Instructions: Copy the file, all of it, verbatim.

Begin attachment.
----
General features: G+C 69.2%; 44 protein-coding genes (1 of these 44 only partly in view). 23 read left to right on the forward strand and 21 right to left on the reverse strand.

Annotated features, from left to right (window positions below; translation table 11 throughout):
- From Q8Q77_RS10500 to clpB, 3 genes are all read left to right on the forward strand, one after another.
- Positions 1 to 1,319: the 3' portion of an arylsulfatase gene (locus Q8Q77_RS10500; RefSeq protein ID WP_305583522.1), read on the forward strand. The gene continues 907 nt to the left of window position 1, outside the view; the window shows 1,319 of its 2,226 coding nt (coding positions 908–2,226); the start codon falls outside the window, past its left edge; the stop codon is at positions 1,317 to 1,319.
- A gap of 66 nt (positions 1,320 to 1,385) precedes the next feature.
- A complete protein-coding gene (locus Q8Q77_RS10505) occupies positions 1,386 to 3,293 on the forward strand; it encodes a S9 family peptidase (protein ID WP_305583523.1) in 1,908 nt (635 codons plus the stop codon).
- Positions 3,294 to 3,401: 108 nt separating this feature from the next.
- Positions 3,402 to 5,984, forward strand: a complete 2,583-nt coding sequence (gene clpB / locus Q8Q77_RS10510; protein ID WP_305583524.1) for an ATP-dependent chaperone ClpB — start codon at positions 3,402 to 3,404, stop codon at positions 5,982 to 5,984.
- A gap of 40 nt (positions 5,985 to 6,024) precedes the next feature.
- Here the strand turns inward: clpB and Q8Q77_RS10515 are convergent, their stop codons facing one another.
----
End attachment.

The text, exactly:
General features: G+C 69.2%; 44 protein-coding genes (1 of these 44 only partly in view). 23 read left to right on the forward strand and 21 right to left on the reverse strand.

Annotated features, from left to right (window positions below; translation table 11 throughout):
- From Q8Q77_RS10500 to clpB, 3 genes are all read left to right on the forward strand, one after another.
- Positions 1 to 1,319: the 3' portion of an arylsulfatase gene (locus Q8Q77_RS10500; RefSeq protein ID WP_305583522.1), read on the forward strand. The gene continues 907 nt to the left of window position 1, outside the view; the window shows 1,319 of its 2,226 coding nt (coding positions 908–2,226); the start codon falls outside the window, past its left edge; the stop codon is at positions 1,317 to 1,319.
- A gap of 66 nt (positions 1,320 to 1,385) precedes the next feature.
- A complete protein-coding gene (locus Q8Q77_RS10505) occupies positions 1,386 to 3,293 on the forward strand; it encodes a S9 family peptidase (protein ID WP_305583523.1) in 1,908 nt (635 codons plus the stop codon).
- Positions 3,294 to 3,401: 108 nt separating this feature from the next.
- Positions 3,402 to 5,984, forward strand: a complete 2,583-nt coding sequence (gene clpB / locus Q8Q77_RS10510; protein ID WP_305583524.1) for an ATP-dependent chaperone ClpB — start codon at positions 3,402 to 3,404, stop codon at positions 5,982 to 5,984.
- A gap of 40 nt (positions 5,985 to 6,024) precedes the next feature.
- Here the strand turns inward: clpB and Q8Q77_RS10515 are convergent, their stop codons facing one another.